10 hours 28 minutes

Video Description

This lesson covers the three types of forensics:

  • Network
  • System
  • Application

Forensics takes evidence and makes it usable in a court of law so a crime can be prosecuted. The lesson also covers how to respond to data breaches.

Video Transcription

all right now, moving on to the category of forensics. Forensics is different than incident response. Although there's a lot of overlap. Forensic takes responding to an incident a step further because now what we're assuming is we're collecting evidence
in such a way that we're able to admit it into a court of law.
So the primary purpose, really a forensics, if you will, is gathering evidence in such a way that we can get a prosecution, a successful prosecution of a crime. So we think about forensics in relation to network activity,
UH, evidence collection on particular systems, or as a result of what's happening with certain applications.
And once again, the key is preparation and training ahead of time. There would not be one single person responsible for for forensics. We would generally classify them into different teams. Teams that work with specific systems or the network is a hole.
How we respond to data breaches needs to be documented. Um, you know, things like privacy having a well written policy in place, how we protect our data, how it's it's encrypted, whether it's encrypted at rest, encrypted in transit across the network.
How we handle
that information. Um,
what steps are required? You know, things as basic is requiring our users toe log off of the system rather than just walking away. That effects the privacy of my data, and that's an important piece. So we need a well defined policy.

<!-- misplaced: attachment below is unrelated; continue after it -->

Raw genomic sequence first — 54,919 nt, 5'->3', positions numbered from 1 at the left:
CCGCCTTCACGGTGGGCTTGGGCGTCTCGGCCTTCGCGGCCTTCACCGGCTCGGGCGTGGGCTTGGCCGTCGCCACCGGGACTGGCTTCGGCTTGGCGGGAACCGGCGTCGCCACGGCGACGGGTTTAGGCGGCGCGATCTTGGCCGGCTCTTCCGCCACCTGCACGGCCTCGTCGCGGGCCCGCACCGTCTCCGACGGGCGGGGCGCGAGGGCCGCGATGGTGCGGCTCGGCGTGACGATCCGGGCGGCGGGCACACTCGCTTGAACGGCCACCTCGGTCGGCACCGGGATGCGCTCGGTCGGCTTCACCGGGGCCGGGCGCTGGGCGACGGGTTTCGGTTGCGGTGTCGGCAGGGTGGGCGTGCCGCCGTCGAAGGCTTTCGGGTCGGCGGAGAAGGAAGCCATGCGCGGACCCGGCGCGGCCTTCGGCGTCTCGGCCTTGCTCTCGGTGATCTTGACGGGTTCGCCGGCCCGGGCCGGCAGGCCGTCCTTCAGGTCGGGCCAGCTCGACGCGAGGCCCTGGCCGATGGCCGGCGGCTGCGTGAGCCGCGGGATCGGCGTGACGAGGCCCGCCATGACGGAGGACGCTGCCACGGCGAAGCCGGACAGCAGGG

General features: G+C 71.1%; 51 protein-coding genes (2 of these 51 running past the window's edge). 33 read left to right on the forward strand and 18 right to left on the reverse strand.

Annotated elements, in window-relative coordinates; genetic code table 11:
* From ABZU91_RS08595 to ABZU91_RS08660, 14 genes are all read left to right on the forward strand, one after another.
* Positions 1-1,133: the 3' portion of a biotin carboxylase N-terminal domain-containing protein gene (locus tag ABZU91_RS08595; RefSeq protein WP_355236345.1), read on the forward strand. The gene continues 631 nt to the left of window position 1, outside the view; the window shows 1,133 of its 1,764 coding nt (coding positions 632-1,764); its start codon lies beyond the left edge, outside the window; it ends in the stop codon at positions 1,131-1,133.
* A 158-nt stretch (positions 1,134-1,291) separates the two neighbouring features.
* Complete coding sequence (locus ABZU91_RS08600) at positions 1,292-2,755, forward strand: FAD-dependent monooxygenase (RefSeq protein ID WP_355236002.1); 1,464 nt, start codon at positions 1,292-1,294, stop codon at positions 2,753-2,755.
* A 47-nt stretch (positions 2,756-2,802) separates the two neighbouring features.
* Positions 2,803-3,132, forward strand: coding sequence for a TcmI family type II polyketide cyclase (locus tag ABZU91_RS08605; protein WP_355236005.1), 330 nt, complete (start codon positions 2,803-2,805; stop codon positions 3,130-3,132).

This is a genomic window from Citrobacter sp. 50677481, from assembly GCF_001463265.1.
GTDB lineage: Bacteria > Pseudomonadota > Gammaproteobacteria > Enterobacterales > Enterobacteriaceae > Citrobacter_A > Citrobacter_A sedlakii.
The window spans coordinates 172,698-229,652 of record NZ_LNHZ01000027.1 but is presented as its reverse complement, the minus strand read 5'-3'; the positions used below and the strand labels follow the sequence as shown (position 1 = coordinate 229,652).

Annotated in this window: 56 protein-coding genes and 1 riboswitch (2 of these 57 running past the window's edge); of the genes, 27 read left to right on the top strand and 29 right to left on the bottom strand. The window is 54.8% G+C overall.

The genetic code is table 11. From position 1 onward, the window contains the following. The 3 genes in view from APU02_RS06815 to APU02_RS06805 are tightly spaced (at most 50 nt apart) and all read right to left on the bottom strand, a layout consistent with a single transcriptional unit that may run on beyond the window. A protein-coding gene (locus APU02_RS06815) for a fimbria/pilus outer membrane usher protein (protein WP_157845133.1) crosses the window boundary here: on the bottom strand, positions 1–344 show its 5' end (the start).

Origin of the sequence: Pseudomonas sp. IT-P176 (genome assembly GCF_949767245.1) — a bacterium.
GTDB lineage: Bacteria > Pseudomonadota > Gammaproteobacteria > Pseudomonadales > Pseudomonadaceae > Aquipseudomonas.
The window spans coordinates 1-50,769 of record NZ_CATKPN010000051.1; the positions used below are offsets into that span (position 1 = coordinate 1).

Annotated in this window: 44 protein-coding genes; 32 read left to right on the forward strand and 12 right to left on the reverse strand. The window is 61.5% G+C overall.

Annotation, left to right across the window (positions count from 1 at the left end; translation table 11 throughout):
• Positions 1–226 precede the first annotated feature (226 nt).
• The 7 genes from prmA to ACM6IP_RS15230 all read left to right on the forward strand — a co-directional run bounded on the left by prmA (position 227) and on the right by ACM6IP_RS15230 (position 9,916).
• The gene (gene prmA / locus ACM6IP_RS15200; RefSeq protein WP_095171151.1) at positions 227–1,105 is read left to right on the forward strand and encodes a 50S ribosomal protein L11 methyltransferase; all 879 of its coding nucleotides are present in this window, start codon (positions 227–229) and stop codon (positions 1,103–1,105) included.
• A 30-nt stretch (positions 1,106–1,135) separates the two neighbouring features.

Another idea with protecting our data is called minimization.
If I don't store it, you can't compromise. It is kind of the idea. They're so minimizing the amount of information we keep. The more information I keep, the more I have to. I have to protect from a legal perspective.
For instance, if you think about personally identifiable information is often referred to his P I information, that's any information that can lead someone to contact you. Your phone number, your address. Your Social Security number is considered to be P II and sometimes, like as uh, maybe a bank,
I might ask you the last four of your Social Security number.
Well, the reason I asked you for the last four of your social is that's all life store, because I don't have the same requirements for how I have to protect the last four digits of your Social Security number. I don't have the same requirements that I would have our storing your entire Social Security number.
So let me choose a very small amount that I can still use for security purposes
without having to be liable for that information. A minimizing what we store because what I store. If I don't store it, I can't lose it. I can't be susceptible to a compromise.
And then, of course, we have mitigation strategies and response strategies in place, ultimately with the goal of recovery.

Up Next


In our online CompTIA CASP training, you will learn how to integrate advanced authentication, how to manage risk in the enterprise, how to conduct vulnerability assessments and how to analyze network security concepts and components.

Instructed By

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Kelly Handerhan
Senior Instructor